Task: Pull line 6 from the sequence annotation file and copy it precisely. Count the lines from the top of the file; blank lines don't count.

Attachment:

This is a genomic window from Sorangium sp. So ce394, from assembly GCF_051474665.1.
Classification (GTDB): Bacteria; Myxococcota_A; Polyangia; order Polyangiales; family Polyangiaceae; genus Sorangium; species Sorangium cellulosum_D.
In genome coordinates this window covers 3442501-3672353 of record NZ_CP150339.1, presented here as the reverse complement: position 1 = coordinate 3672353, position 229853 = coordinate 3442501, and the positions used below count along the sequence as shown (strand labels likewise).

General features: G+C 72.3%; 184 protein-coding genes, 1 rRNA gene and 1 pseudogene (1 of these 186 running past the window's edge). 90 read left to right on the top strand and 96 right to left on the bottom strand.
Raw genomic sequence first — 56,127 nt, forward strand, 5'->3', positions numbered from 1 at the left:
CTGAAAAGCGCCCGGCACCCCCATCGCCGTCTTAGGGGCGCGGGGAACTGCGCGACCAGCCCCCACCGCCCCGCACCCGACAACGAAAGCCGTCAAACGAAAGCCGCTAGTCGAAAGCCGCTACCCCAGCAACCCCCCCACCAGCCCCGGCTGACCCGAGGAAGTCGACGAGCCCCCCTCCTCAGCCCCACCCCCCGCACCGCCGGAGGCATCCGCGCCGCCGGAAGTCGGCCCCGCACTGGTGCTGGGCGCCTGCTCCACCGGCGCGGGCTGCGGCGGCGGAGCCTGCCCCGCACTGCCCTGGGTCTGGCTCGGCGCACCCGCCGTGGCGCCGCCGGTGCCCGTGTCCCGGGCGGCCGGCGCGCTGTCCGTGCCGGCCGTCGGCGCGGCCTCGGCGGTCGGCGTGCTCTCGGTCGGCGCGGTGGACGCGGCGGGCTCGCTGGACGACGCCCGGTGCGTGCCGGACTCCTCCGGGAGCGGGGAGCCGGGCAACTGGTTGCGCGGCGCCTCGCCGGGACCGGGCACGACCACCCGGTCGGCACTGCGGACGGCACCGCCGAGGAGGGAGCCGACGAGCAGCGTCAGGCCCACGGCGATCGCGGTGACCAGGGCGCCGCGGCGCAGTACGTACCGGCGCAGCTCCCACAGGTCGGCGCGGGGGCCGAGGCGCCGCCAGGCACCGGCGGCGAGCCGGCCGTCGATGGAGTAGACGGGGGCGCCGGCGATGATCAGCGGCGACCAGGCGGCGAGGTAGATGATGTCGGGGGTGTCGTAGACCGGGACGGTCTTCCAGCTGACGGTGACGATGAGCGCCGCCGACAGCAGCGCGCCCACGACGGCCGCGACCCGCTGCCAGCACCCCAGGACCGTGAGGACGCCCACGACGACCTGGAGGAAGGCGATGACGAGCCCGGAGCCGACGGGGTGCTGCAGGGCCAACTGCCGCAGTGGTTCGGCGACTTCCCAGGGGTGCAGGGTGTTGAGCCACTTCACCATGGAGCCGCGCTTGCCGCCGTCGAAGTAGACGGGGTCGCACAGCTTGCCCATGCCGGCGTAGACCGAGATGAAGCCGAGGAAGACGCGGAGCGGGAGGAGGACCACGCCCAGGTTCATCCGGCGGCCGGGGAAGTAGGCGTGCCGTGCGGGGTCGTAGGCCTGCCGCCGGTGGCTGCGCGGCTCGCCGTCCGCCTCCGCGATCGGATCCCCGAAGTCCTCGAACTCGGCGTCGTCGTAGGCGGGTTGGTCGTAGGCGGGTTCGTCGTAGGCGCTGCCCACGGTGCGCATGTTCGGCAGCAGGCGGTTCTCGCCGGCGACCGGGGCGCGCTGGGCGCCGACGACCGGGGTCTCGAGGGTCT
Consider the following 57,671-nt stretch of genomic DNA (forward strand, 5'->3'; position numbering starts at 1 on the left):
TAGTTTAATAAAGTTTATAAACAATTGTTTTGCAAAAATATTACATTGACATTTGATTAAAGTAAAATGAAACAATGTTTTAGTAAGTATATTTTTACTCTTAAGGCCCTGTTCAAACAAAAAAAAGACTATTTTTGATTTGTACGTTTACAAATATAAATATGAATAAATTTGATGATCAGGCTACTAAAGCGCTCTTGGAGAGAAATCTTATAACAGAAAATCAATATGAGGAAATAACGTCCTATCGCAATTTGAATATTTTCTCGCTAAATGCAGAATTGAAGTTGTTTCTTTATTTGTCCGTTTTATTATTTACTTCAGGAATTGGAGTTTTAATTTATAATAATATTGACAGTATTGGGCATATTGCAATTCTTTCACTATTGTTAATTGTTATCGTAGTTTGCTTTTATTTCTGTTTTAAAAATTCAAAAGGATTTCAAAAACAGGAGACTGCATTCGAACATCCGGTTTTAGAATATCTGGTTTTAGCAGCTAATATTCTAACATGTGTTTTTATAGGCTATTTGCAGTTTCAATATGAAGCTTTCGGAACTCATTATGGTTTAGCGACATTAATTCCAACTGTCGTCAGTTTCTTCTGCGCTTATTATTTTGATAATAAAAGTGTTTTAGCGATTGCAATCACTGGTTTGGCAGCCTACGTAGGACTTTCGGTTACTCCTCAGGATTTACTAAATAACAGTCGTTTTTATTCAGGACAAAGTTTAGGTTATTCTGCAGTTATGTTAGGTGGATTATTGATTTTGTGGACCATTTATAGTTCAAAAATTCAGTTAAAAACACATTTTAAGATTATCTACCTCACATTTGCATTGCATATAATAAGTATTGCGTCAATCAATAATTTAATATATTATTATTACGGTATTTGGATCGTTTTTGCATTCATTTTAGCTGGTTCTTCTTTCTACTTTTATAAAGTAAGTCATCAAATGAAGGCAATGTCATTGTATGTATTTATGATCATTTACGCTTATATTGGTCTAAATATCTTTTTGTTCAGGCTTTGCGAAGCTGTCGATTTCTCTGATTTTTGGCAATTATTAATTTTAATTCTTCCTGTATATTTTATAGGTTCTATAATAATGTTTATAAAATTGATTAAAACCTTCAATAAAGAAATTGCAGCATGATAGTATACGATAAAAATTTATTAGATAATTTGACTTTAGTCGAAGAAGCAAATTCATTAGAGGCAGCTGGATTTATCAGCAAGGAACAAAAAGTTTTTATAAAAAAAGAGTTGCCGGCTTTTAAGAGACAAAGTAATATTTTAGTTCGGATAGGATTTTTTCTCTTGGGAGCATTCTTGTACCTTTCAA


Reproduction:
CTGAAAAGCGCCCGGCACCCCCATCGCCGTCTTAGGGGCGCGGGGAACTGCGCGACCAGCCCCCACCGCCCCGCACCCGACAACGAAAGCCGTCAAACGAAAGCCGCTAGTCGAAAGCCGCTACCCCAGCAACCCCCCCACCAGCCCCGGCTGACCCGAGGAAGTCGACGAGCCCCCCTCCTCAGCCCCACCCCCCGCACCGCCGGAGGCATCCGCGCCGCCGGAAGTCGGCCCCGCACTGGTGCTGGGCGCCTGCTCCACCGGCGCGGGCTGCGGCGGCGGAGCCTGCCCCGCACTGCCCTGGGTCTGGCTCGGCGCACCCGCCGTGGCGCCGCCGGTGCCCGTGTCCCGGGCGGCCGGCGCGCTGTCCGTGCCGGCCGTCGGCGCGGCCTCGGCGGTCGGCGTGCTCTCGGTCGGCGCGGTGGACGCGGCGGGCTCGCTGGACGACGCCCGGTGCGTGCCGGACTCCTCCGGGAGCGGGGAGCCGGGCAACTGGTTGCGCGGCGCCTCGCCGGGACCGGGCACGACCACCCGGTCGGCACTGCGGACGGCACCGCCGAGGAGGGAGCCGACGAGCAGCGTCAGGCCCACGGCGATCGCGGTGACCAGGGCGCCGCGGCGCAGTACGTACCGGCGCAGCTCCCACAGGTCGGCGCGGGGGCCGAGGCGCCGCCAGGCACCGGCGGCGAGCCGGCCGTCGATGGAGTAGACGGGGGCGCCGGCGATGATCAGCGGCGACCAGGCGGCGAGGTAGATGATGTCGGGGGTGTCGTAGACCGGGACGGTCTTCCAGCTGACGGTGACGATGAGCGCCGCCGACAGCAGCGCGCCCACGACGGCCGCGACCCGCTGCCAGCACCCCAGGACCGTGAGGACGCCCACGACGACCTGGAGGAAGGCGATGACGAGCCCGGAGCCGACGGGGTGCTGCAGGGCCAACTGCCGCAGTGGTTCGGCGACTTCCCAGGGGTGCAGGGTGTTGAGCCACTTCACCATGGAGCCGCGCTTGCCGCCGTCGAAGTAGACGGGGTCGCACAGCTTGCCCATGCCGGCGTAGACCGAGATGAAGCCGAGGAAGACGCGGAGCGGGAGGAGGACCACGCCCAGGTTCATCCGGCGGCCGGGGAAGTAGGCGTGCCGTGCGGGGTCGTAGGCCTGCCGCCGGTGGCTGCGCGGCTCGCCGTCCGCCTCCGCGATCGGATCCCCGAAGTCCTCGAACTCGGCGTCGTCGTAGGCGGGTTGGTCGTAGGCGGGTTCGTCGTAGGCGCTGCCCACGGTGCGCATGTTCGGCAGCAGGCGGTTCTCGCCGGCGACCGGGGCGCGCTGGGCGCCGACGACCGGGGTCTCGAGGGTCT